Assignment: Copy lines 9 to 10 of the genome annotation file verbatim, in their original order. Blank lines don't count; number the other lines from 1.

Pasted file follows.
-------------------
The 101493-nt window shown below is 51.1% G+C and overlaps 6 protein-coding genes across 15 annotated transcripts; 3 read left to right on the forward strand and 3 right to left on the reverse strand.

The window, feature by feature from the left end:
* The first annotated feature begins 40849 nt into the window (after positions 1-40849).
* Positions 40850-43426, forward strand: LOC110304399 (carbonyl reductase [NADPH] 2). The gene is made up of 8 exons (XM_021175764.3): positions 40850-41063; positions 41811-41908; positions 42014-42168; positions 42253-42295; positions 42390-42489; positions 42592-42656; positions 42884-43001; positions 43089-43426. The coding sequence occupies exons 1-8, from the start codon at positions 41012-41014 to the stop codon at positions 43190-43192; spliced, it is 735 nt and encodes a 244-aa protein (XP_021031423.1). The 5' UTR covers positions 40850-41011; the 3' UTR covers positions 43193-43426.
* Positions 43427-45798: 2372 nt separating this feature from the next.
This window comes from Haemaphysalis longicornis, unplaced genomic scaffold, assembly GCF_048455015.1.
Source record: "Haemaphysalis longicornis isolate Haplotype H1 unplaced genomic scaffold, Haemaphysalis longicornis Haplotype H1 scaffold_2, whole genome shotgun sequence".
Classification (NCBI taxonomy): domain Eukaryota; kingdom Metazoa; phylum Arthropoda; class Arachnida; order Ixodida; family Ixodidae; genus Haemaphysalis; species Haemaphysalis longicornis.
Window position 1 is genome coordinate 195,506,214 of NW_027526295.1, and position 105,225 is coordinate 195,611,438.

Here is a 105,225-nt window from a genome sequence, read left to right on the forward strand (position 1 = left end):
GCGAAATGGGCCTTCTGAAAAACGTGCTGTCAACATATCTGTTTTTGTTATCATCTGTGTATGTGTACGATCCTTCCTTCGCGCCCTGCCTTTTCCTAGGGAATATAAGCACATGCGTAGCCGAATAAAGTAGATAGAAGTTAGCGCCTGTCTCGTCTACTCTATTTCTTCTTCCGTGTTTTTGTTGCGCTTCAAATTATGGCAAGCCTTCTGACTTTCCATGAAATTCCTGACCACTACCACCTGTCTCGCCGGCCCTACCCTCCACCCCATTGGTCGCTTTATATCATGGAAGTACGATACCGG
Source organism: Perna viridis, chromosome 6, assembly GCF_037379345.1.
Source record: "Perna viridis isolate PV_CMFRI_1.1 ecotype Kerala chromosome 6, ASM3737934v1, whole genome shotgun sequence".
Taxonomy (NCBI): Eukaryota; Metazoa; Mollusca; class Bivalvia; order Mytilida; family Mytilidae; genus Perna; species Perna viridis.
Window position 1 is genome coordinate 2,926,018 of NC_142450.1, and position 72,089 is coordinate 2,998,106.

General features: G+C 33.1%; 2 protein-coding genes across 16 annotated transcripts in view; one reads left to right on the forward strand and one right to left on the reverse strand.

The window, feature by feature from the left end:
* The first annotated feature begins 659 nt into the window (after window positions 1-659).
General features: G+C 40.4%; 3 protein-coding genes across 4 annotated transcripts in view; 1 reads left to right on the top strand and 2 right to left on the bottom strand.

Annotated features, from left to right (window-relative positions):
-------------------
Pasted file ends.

Window position 1 is genome coordinate 195,506,214 of NW_027526295.1, and position 105,225 is coordinate 195,611,438.

Here is a 105,225-nt window from a genome sequence, read left to right on the forward strand (position 1 = left end):